microRNA involvement in human cancer.


When, ∼20 years ago, investigators first determined that components of the genome considered nonfunctional had, in fact, gene regulatory capacity, they probably had no idea of their potential in controlling cell fate and were forced to revise and somehow reorganize their view of the molecular biology. Indeed, it is currently well documented how a class of small non-coding RNAs, microRNAs, are conserved among the species, expressed in different tissues and cell types and involved in almost every biological process, including cell cycle, growth, apoptosis, differentiation and stress response, exerting a finely tuned regulation of gene expression by targeting multiple molecules. As a consequence of the widespread range of processes they are able to influence, it is not surprising that miRNA deregulation is a hallmark of several pathological conditions, including cancer. Indeed, the aberrant expression of these tiny molecules in human tumors is not just a casual association, but they can exert a causal role, as oncogenes or tumor suppressors, in different steps of the tumorigenic process, from initiation and development to progression toward the acquisition of a metastatic phenotype. An increasing body of evidence has indeed proved the importance of miRNAs in cancer, suggesting their possible use as diagnostic, prognostic and predictive biomarkers and leading to exploit miRNA-based anticancer therapies, either alone or in combination with current targeted therapies, with the goal to improve disease response and increase cure rates. Here, we review our current knowledge about miRNA involvement in cancer.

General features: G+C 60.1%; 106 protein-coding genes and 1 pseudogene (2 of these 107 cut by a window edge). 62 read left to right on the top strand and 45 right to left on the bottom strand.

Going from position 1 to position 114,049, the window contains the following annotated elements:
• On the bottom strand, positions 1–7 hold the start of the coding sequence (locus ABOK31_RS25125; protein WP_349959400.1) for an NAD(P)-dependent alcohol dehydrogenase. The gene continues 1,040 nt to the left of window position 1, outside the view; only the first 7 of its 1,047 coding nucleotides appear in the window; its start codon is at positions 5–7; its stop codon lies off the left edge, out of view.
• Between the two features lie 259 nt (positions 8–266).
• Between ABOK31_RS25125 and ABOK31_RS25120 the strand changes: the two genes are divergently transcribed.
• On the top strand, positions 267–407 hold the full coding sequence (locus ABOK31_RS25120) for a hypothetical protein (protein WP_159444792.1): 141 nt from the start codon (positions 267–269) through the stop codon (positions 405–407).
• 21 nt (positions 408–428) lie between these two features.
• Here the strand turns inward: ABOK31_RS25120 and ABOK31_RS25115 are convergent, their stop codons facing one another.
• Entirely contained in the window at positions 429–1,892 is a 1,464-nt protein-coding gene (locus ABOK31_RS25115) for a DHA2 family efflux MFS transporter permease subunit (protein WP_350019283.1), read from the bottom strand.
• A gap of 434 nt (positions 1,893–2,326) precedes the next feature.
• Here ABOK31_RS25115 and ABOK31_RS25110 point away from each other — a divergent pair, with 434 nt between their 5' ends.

• Croce CM
  • Iorio MV
PubMed ID
Appears In
Carcinogenesis, 2012, 33 (6)